Other Ideas

The ones that got away, including a final project!

My 1st Idea for the Final Project

My project is to build an open-source device that follows the same logic as Fab Labs’ Smart Citizen initiative, but, instead of capturing hard data about the environment, crowdsources soft data from the citizens and gathers highly localised feedback on any topic.

Smart Citizen Sensors are made to capture and distribute environmental data about temperature, humidity, light, sound, levels of carbon monoxide and Nitrogen Dioxide, among others. But after that data is gathered, I believe there is little that the community itself can do with it.

I suppose mostly researchers would use the data for studies that would, ultimately, sustain the development of products or solutions, tailor made for that community in the future, which is already great. But I would like to build up on that concept and do something that would improve interaction between the, let’s say, subject and researcher too.

The plan is to fabricate an open-source and low cost terminal that allows citizens to crowdsource social sentiment and gather feedback/soft data about any topic. Data gathered would be published in an open platform so that authorities, media and citizens could monitor constantly and use it for improving public services.

Governments or private companies could also use the terminals to ask any question and receive highly localised feedback.

How does it work?

When was the last time you talked to your government?

Communication between government and citizens is usually inexpressive or inefficient. Most citizens only talk to governments in the form of voting (once every couple of years at most) , when they require a public service or when they are too heavily disturbed by something.

Though there is surely what to say, communication is not simple nor convenient enough, everyone is really busy with their lives to loose the time. While government and society would profit from feedback and data collecting is vital to improving public services, the existing solutions are often costly or too focused on a purely online participation, what limits considerably its results’ scope.

Push and Pull

The problem with believing that governments will support this initiative right away is that it implies in a somewhat commitment to responding to the data gathered. So, authorities would surely ask why would they create evidence about their own poor performance. Well, the answer for that should be simple: because they should perform and do whatever is needed to do so. Period. But, we all know it does not always work this way.

My belief is that, if the terminals are cheap enough to attract enough public participation, governments should want to appropriate and sponsor the initiative. The one that owns the terminals, is the one that chooses the topics that the terminal (or a series of terminals) will present.

A little bit of control, at a low cost, is better than no control at no cost. So, in a way, the idea is to use some sort of push and pull strategy here, by creating the demand, we might be able to force governments to supply.

Why not just an App?

An APP would be also designed as a supporting feature to collect feedback and monitor results, but, I believe ubiquitous physical terminals should be the main touchpoint for collecting feedback. Why?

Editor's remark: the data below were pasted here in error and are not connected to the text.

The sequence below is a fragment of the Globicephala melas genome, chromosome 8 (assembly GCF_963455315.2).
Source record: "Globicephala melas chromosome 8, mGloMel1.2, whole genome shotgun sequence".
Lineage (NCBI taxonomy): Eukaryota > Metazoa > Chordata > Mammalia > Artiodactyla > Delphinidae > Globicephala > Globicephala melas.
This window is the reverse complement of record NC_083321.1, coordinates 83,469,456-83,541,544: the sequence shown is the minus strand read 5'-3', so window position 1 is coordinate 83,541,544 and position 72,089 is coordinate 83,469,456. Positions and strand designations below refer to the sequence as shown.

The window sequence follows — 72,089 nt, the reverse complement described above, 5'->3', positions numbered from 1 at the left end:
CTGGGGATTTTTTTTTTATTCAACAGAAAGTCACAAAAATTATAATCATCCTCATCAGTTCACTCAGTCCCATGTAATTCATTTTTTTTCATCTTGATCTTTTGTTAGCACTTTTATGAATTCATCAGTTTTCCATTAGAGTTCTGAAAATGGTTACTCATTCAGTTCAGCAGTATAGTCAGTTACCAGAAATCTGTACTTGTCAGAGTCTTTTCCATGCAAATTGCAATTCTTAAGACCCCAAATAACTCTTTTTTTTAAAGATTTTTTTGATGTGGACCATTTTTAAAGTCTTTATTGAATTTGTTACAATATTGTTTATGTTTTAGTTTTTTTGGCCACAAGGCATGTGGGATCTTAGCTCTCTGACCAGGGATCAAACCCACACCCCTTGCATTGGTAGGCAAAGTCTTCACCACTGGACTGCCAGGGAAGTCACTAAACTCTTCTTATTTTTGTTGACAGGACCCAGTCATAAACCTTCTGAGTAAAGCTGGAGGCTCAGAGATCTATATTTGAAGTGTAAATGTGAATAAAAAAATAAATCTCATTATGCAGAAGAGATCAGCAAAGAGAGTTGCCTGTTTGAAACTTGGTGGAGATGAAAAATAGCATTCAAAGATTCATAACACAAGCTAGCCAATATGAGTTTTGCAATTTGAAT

• Technology now allows real time interaction not only through screens, but also through connected objects, that enable a more physical and sensory experience, therefore, more engaging.

  • The idea behing the Feedblocks specifically, is that it’s simplicity and ubiquitous presence should rouse a sense of immediate opportunity to react and engage, right there, as things happen. It would play an important role in the feeling of participation and improving your own community.

  • Even though there are millions of phones already available as touch points, one phone costs a lot and serves one person. The feedblocks should be able to serve many, while costing little.

  • It already requires a lot more effort to simply download an app and keep it updated. After that, one should be able to remember to use it when something worthy is noticed. At this stage, I’m afraid most people will think : “I’ll do it later” and simply forget about it. By doing it right there, in front of everyone, I see that some sort of exhibitionist-civic-pride and sense of accomplishment would play an important role, since one would be seen by other citizens pushing the buttons and (publicly) engaging.

  • And of course, I suppose most of us are here at Fab Lab to fabricate something “physical”, aren’t we ? : ) .

“ A major shift is underway in technology, fuelled by lower costs, users’ growing angst about their “screen addiction,” and the disaggregation of core technology components, such as cameras, microphones, speakers and screens, which are increasingly being embedded in an array of different environments — especially in the home. From Airbnb to Amazon, Deliveroo and Alibaba, a growing number of primarily digital brands are now placing greater emphasis on physical presence while making the most of digital and data to improve experience. “ Fjord Trends Report 2018

Habit Forming <:3)~

Habit creation is key for this to work. In a far less manipulative and more playful way, it’d be fun to create a habit loop that works in favour of participation. Something like this (there will be an image to illustrate the loop below, working on it):

1 - Cue: These little boxes look nice!

2 - Routine: It feels good to push these buttons!

3 - Reward: I did something for my community + I get an odd compliment!

Where else ?